New Enquiries Freephone
0800 860 62 65
Existing Clients
Make a Payment

Steps You Can Take If You Are Overdue An Inheritance

by Ridley & Hall in Contentious probate, James Urquhart-Burton, Sarah Young, Will Disputes posted May 1, 2024.
Reading time: 0 min read

If you’re the beneficiary of a will and you have concerns over the executors who are administering the estate, you’ll want to take advice from a specialist contentious probate solicitor about the steps you can take. If you don’t take advice quickly, this can cause problems that become harder to put right over time.

What are Executor Duties

Executors have a duty under s.25 of the Administration of Estates Act 1925 to collect in the assets of the estate, pay its liabilities and to ensure the beneficiaries get the balance in accordance with the deceased’s will.

Executors also have fiduciary duties towards beneficiaries (the legal term for duties which are of the utmost good faith). Breaches of fiduciary duty are actionable in court and carry personal liabilities for the executors, who may be ordered by the court to compensate the beneficiaries from their own personal funds.

You can bring what is known as an “administration action” against executors for failure to administer the estate properly. There are different types of action depending on the problem at hand.

Either way, it might be time to take control of the situation and start taking steps to exercise your rights as a beneficiary.

How To Obtain Information About The Administration

The starting point is usually to obtain more information. A beneficiary who has not yet seen estate accounts should ask to see them as a priority. Action can be taken under the Non-Contentious Probate Rules to seek an order that an executor provide an inventory and account of the administration.

A prison sentence can even be imposed against an executor who fails to provide accounts in the face of an order of the Probate Court.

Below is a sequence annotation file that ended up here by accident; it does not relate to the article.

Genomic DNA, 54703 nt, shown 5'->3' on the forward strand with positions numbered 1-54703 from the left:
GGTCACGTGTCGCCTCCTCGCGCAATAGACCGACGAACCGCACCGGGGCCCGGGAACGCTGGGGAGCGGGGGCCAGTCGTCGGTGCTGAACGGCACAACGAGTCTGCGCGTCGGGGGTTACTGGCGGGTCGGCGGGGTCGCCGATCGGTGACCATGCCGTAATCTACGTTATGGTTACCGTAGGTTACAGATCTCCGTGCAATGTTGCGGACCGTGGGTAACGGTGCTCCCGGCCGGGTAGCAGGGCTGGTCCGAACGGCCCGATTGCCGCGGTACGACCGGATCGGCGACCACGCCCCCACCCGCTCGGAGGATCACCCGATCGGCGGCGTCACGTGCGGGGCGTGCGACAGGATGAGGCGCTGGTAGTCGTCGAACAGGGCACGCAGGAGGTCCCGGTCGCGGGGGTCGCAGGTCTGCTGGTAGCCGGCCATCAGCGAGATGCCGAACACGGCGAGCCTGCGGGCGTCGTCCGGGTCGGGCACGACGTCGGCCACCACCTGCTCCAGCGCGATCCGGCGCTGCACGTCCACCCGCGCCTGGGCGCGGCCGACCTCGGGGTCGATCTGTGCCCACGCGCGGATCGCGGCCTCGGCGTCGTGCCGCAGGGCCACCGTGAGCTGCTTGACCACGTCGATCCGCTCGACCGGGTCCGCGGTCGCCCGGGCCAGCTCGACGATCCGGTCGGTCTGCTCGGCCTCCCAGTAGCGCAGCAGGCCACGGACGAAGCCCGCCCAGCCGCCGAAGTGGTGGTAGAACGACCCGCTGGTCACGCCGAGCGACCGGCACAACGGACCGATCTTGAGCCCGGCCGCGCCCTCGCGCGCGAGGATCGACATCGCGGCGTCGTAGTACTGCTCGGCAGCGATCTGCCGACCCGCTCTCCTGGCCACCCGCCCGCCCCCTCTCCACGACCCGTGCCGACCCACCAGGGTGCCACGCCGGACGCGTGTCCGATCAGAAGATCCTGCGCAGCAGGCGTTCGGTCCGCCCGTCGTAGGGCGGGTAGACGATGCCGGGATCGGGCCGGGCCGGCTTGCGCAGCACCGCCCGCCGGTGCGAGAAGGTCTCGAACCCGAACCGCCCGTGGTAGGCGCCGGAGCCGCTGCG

Once you have a more complete picture, you might be concerned that this has revealed problems with the administration.

What If The Executor Has Not Administered The Estate Properly

Sometimes executors fail to administer an estate correctly.  Some common examples of this are:

  1. Distributing incorrect sums to beneficiaries
  2. Failing to pay debts, or paying supposed debts which should not have been paid
  3. Putting their own proprieties and wishes ahead of those of the beneficiaries
  4. Selling estate assets at an undervalue

What If The Executor is Incompetent

Sometimes it’s not just one problem, but a litany of them. Other times, the executor simply can’t do the job property at all. You might feel this way if:

  1. You’ve lost all trust and confidence with the executor and things can’t progress the way they have been
  2. The executor is doing nothing to progress the administration
  3. There is a conflict between the executor’s interests and those of the beneficiaries, making it impossible for the executor to comply with their fiduciary duties.

Fortunately, if it’s very early in the administration and the executor has not taken steps to administer the estate, they have the option of giving up their job (renouncing). That’s most cost effective, but often not possible, because usually by the time you’ve realised there’s a problem, that’s because the executor has taken steps to administer the estate, albeit incorrectly.

In that case, an application to the court may be needed to seek an order removing the executor. The court will need information about who else may be suitable to appoint.

What Should You Do Next And How Ridley & Hall’s Contentious Probate Solicitors Can Help

Claims against executors are specialist claims for which the advice of a specialist contentious probate solicitor should be sought. Time is often of the essence, as prompt action could mean the difference between preventing the executor from making a mistake vs a lengthy and costly legal dispute against an executor for a mistake which has already been made.

James Urquhart Burton Headshot

James Urquhart Burton – Solicitor & Partner





Posts by Category